ATHENS/LONDON (Reuters) - In Athens, the homeless are on the streets in growing numbers, soup kitchens feed twice as many people as a year ago, and the poor are diving into garbage bins in search of scrap they can sell.
Greece is close to breaking point as it struggles with austerity targets set by creditors, but this is just a foretaste of the nightmare of unrest, hunger and even anarchy that could engulf the debt-crippled nation if it is forced out of the euro.
If the exact economic impact of such a move is hard to nail down - newly issued drachmas devalued by up to 70 percent, runaway inflation, a banking meltdown, a collapse in trade - the implications for ordinary Greeks crushed by the debt crisis are even harder to predict.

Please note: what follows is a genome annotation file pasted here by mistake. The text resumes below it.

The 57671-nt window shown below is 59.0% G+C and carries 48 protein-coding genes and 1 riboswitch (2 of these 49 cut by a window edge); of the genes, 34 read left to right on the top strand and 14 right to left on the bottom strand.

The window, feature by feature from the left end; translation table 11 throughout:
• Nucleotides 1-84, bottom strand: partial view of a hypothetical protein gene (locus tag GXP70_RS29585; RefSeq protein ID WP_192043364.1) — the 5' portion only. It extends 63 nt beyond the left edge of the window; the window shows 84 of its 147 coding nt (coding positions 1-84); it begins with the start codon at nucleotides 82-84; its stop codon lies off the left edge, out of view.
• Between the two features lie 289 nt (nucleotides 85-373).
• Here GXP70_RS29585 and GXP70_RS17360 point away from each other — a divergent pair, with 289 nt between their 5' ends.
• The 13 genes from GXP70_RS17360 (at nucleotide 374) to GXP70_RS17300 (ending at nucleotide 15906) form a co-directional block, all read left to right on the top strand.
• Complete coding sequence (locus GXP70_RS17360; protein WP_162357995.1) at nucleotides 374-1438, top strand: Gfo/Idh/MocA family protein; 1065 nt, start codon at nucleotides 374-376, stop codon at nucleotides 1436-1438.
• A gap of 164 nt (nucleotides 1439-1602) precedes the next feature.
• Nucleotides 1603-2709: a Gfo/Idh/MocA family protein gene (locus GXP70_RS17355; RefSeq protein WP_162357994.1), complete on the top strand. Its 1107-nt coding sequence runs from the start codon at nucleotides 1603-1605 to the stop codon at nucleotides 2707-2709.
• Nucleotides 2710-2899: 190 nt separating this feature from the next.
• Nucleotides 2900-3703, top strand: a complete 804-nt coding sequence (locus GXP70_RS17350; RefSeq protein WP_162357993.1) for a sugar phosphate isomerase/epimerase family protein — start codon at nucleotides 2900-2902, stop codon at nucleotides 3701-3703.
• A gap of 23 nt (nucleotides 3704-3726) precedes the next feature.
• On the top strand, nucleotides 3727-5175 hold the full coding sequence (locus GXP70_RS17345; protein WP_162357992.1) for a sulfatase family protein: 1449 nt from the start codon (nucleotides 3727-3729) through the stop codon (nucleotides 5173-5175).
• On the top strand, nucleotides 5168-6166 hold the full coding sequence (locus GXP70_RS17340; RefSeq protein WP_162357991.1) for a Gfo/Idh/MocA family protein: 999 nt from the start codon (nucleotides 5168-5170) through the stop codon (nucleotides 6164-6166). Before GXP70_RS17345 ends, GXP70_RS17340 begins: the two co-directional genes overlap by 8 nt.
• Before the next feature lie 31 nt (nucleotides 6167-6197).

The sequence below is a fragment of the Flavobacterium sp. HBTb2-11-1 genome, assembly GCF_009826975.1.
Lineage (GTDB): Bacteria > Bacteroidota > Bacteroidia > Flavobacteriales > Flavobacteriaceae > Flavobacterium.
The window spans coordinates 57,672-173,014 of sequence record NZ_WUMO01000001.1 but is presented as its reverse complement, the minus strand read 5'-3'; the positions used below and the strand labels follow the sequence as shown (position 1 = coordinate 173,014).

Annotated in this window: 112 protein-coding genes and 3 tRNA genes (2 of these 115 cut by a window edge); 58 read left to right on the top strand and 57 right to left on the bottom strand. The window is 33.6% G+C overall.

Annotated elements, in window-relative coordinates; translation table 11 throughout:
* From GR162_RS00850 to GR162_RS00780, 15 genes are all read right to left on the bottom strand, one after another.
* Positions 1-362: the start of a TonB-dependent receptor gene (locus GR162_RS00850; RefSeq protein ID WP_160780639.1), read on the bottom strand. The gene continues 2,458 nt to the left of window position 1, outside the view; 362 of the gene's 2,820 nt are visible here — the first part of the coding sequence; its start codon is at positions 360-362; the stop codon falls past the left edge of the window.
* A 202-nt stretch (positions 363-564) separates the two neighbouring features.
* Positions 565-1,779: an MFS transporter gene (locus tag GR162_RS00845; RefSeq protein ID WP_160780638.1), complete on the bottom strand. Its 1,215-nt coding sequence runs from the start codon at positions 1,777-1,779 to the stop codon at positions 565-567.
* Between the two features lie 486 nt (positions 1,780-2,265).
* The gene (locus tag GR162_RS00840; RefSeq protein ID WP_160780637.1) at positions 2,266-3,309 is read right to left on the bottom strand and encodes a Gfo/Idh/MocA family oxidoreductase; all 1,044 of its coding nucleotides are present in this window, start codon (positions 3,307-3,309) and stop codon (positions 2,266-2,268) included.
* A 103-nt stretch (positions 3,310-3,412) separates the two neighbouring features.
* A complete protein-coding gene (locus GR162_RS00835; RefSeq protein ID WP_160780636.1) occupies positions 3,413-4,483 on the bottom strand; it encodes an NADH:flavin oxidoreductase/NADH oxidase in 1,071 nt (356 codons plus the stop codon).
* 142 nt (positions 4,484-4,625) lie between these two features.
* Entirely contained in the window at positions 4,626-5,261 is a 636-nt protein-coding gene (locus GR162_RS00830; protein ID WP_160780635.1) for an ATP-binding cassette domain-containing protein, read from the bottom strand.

Without international bailout cash, salaries and pensions would go unpaid and violence, political extremism and uncontrolled emigration could quickly follow.
After voting inconclusively for parties that opposed foreign-imposed austerity, including the neo-Nazi Golden Dawn, Greeks head to the polls again in a month’s time. This election is being portrayed internationally as a referendum on the single currency, even if Greeks do not yet see it that way.
A Greek exit from the 17-nation euro zone, or “Grexit” as some economists have called the once unthinkable eventuality, risks turning the nation into what would be close to a failed state on the edge of the European Union, one of the most prosperous societies the world has ever known.
Greece imports 40 percent of the food it consumes, nearly all of its oil and natural gas and much of its medicine. It has long been clear to some commentators that there could be trouble ahead.
Confronted with post-exit turmoil, foreign suppliers would simply put up the shutters until the situation becomes calmer, leading to acute shortages of basic commodities, which could fuel serious civil unrest, according to Bank of Greece Governor George Provopoulos.